Women for America First’s co-founder, Amy Kremer, and her daughter have been subpoenaed by the U.S. House Select Committee to Investigate the January 6th Attack on the United States Capitol. They are scheduled for depositions on Oct. 29.

Stockton was also a spokesperson for WeBuildtheWall when former White House adviser Steve Bannon and three others affiliated with the dark money group were charged with fraud related to the online fundraising effort in 2020. Stockton was not charged. The select committee investigating the Jan. 6 attack found Bannon in contempt last week for refusing to comply with a subpoena.

Two of the other organizations that ProPublica reported helped store funds for the rally, Rule of Law Trust and Turning Point, are dark money groups that were listed as organizers of the rally.

Tea Party Express is the one group named by ProPublica that was not listed as an organizer on the rally website.

Launched in 2010 as a project of the political action committee Our Country Deserves Better PAC, Tea Party Express gained national attention for its rallies and bus tours. But it was criticized for diverting a large portion of its fundraising to consultants instead of supporting candidates.

Kermer, a longtime political organizer, was Tea Party Express’ chair from 2009 to 2014.
One of the dark money groups that reportedly parked funds and helped promote the rally, the Rule of Law Defense Fund, is the 501(c)(4) affiliated with the Republican Attorneys General Association.

At least $150,000 of the Rule of Law Defense Fund’s money for the rally reportedly came from Fancelli in a Dec. 29 donation a little more than a week before the rally, according to records reviewed by the Washington Post.

Other Rule of Law Defense Fund donors included opaque nonprofits such as the Koch network’s Freedom Partners Chamber of Commerce, the Edison Electric Institute, Empowering Ohio’s Economy and the Alliance Defending Freedom.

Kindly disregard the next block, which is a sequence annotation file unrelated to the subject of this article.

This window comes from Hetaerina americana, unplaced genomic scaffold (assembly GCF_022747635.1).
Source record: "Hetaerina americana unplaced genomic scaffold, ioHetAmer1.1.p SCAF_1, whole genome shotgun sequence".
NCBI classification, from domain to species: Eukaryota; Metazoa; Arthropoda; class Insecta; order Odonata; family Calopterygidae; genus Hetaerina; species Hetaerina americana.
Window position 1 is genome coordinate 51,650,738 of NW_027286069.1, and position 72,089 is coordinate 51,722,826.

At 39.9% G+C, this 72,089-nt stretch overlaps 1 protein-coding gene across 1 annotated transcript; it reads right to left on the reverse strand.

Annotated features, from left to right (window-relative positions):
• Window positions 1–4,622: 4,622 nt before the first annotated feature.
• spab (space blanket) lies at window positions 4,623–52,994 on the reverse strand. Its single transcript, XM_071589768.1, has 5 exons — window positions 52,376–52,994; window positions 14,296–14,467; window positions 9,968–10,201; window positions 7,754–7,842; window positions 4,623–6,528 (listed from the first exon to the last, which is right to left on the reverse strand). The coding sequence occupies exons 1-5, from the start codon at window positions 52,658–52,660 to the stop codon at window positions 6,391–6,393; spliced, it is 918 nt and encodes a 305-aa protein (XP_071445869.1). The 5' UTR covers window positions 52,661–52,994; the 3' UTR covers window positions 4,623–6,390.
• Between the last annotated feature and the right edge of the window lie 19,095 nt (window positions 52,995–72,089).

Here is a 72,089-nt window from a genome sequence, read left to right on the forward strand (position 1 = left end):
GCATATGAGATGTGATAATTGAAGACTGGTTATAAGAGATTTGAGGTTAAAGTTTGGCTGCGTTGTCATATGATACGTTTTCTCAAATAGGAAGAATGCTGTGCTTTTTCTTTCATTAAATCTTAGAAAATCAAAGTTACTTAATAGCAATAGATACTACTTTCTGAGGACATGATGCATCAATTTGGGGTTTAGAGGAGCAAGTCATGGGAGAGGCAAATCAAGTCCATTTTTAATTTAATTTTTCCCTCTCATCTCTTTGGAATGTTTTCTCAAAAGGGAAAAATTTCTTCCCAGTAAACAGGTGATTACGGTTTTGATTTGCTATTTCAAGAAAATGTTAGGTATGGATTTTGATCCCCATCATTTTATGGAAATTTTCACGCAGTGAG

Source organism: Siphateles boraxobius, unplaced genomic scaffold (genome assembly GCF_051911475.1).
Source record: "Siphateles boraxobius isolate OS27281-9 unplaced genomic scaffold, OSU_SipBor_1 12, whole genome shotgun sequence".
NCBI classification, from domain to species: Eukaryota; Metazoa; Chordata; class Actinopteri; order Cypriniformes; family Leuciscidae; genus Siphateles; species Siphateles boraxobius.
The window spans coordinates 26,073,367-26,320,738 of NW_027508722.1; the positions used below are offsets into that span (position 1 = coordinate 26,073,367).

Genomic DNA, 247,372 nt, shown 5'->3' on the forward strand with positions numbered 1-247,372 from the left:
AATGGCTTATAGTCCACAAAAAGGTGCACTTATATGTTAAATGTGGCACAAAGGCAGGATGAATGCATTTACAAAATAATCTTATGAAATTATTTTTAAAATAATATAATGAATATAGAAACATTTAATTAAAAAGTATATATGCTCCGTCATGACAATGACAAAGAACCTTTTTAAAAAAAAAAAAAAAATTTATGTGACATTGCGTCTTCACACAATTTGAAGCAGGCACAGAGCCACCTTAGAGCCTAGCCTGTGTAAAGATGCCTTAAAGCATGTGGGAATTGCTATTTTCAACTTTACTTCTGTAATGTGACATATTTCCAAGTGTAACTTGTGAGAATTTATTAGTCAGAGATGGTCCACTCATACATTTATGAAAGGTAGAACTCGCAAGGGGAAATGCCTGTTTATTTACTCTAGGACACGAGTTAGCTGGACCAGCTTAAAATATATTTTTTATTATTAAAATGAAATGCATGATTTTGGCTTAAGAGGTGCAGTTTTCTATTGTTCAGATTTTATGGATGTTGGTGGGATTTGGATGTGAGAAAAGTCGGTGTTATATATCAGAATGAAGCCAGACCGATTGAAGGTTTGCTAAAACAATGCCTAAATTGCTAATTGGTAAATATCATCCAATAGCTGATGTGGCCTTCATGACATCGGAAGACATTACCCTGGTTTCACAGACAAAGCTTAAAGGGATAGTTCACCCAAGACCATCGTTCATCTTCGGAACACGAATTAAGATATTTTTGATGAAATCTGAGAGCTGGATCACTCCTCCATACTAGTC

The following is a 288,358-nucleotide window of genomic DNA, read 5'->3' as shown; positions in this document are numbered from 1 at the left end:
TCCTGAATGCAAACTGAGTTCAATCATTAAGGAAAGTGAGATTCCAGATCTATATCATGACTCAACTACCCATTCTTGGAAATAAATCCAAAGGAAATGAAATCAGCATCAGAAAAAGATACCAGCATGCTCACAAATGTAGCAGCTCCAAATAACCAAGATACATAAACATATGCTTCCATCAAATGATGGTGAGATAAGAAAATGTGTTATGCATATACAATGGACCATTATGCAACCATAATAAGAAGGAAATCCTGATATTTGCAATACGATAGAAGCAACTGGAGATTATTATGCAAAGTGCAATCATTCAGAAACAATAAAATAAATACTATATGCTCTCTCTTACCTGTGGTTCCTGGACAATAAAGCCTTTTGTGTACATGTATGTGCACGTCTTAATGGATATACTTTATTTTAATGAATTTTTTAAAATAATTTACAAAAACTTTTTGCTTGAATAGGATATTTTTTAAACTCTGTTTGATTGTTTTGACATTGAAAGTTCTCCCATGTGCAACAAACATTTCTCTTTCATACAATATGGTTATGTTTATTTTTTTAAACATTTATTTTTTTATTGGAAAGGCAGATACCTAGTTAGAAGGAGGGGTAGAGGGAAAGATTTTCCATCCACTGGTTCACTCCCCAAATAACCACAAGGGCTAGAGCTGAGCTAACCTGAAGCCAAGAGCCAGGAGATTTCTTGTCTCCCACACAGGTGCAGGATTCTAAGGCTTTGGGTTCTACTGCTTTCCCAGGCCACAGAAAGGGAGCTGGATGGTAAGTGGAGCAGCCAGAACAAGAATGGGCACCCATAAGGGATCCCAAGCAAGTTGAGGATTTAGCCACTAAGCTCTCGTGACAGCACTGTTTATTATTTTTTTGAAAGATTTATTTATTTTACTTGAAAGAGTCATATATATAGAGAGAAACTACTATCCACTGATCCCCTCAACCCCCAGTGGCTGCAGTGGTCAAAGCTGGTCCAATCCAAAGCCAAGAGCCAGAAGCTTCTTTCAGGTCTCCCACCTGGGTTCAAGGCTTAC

Turning Point, the other organization that parked funds and helped organize the rally, is best known for its conservative youth engagement efforts and digital operations, which were used to promote the rally.

The operation’s flagship nonprofit organization, Turning Point USA, reported raising more than $39.2 million from undisclosed donors in its most recent tax year spanning from July 2019 through the end of June 2020, according to new tax records obtained by OpenSecrets.

The tax records show how Turning Point’s operation continued to grow in the leadup to the 2020 election and subsequent fallout.

Turning Point USA brought in $4.3 million and its president, Charlie Kirk, reported earning just $27,231 for 65-hour weeks, according to organizations’ 2016 tax records.
By the 2018-2019 fiscal year, Kirk’s salary grew to $292,423 as its annual revenue rose to $28.5 million, with one $6.2 million anonymous donation and multiple additional contributions over $1 million. Turning Point Action attracted more than $1.1 million from July 2018 through the end of June 2019.